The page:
No Quicktime

So with Quicktime being vulnerable to windows, I no longer have it installed. What I'm wondering is, what is the best, largest file that I can convert my mov. videos to that hitfilm will import without the help of Quicktime?

Comments

  • CNKCNK
    edited May 2016

    If they come from a camera, then rename them to .mp4, and that'll work just fine.

    I still use QuickTime, as well as DNxHD, Though there's of course other intermediate codecs to choose from.

    Kevin

  • Thanks! Didn't realize it would be something simple like that. So nothing is changed to the video? Just a rename and it's good as the original?

  • edited May 2016

    @Brain132 - If you can do without QuickTime, due to the security risk, uninstalling it is a no-brainer. As a second best, just uninstall the QuickTime player (quicktimeplayer.exe) and leave the codecs installed - the vulnerabilities only apply to the player - see http://hitfilm.com/forum/discussion/40218/quicktime-vulnerability-strategies-for-windows-users .

    As @KevinTheFilmmaker says, most .mov files created by cameras (such Canon DSLRs) are just MP4 files in a QuickTime wrapper so renaming them with a .mp4 extension usually works fine. In fact, HitFilm seems to handle the renamed files better as there seems to be a significant overhead caused by the QuickTime engine regarding mp4 files.

    While mp4 files work fine in HitFilm, if you are editing at a high resolution such as 1080p, things can soon get very sluggish unless you are using a highly specified computer. That's where Kevin's reference to an intermediate format comes in. The idea is that you convert your highly compressed (e.g., mp4) camera files to a format that is optimised for editing to avoid stuttering and glitches. I used to use DNxHD, but as it's reliant on QuickTime, I've now switched to Cineform, which is just as good if not better. It's available for free - just download and install GoPro Studio (it's free, you don't need to own a GoPro camera) and the Cineform codecs will be available to other video software on your system, including HitFilm.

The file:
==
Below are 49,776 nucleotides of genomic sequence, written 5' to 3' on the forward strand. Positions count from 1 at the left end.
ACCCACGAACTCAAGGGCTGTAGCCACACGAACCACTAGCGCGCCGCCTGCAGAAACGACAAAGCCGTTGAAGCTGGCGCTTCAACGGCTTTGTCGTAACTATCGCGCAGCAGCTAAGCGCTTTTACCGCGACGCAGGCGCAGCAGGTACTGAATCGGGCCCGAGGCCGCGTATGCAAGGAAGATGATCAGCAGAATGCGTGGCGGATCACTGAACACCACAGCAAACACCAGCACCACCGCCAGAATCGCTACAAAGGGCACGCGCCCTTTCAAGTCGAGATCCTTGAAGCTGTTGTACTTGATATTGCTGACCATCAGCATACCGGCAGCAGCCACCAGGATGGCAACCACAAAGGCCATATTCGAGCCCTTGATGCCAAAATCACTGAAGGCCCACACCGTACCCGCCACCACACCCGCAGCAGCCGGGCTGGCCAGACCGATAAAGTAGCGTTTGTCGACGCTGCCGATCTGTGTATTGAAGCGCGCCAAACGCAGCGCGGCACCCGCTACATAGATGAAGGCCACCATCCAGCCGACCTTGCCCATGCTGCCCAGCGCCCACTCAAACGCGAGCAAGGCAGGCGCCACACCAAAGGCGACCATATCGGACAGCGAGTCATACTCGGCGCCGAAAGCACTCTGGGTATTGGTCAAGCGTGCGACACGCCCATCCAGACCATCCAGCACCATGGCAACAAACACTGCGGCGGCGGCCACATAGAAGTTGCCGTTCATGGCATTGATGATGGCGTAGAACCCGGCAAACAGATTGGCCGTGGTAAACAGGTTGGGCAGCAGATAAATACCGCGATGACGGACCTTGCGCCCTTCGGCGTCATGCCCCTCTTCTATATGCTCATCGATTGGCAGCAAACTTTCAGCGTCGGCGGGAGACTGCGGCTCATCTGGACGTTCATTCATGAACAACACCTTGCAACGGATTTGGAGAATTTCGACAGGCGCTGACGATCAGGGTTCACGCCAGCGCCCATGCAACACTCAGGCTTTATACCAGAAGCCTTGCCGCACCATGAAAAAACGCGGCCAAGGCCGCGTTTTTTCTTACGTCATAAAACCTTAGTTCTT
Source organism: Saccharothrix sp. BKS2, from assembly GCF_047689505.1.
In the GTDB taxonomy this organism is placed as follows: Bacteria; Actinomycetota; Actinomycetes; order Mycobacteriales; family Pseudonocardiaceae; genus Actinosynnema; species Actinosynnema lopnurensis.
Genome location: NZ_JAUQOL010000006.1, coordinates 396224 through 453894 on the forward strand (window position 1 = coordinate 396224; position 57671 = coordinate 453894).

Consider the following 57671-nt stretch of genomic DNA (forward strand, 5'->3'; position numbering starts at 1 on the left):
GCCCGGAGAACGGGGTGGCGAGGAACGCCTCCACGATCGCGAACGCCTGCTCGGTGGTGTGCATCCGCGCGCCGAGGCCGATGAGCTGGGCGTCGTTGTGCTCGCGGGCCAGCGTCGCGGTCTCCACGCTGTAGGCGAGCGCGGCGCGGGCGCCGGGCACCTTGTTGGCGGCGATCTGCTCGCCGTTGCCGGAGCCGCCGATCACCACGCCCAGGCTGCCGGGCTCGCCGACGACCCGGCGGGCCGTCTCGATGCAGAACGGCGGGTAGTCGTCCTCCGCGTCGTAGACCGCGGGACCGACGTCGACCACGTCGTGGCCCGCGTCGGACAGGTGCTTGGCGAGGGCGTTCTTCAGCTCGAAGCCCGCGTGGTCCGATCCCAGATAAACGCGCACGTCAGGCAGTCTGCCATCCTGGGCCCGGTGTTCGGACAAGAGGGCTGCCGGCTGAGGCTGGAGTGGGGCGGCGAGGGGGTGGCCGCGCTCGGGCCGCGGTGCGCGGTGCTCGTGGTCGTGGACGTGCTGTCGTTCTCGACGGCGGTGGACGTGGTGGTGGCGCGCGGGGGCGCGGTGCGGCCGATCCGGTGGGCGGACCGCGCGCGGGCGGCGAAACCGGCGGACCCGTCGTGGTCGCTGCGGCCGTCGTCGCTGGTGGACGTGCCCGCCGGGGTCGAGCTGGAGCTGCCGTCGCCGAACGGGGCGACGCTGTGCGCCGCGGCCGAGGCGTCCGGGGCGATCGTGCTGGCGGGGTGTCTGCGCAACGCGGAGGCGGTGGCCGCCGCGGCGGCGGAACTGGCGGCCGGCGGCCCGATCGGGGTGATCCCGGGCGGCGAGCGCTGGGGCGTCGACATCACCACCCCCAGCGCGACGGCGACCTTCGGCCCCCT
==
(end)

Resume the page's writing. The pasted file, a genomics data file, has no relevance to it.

• edited May 2016

    I've already uninstalled Quicktime, so it's a bit late for me to hold onto the codecs. Probably be a bad idea to reinstall it.

    My issue isn't really video size, so I'm not worried about converting to something more manageable. I guess I'll just have to go through all of my footage and rename the .mov files to .mp4. Annoying, but it'll work.

  • QuickTime is required for .mov, and if you convert them to DNxHD codec the container is still going to be .mov.

    I think that you're a bit paranoid about QuickTime, I say use it! :D

  • Okay, I reinstalled Quicktime and disabled the player. And now hitfilm can read my .mov files! Thanks.

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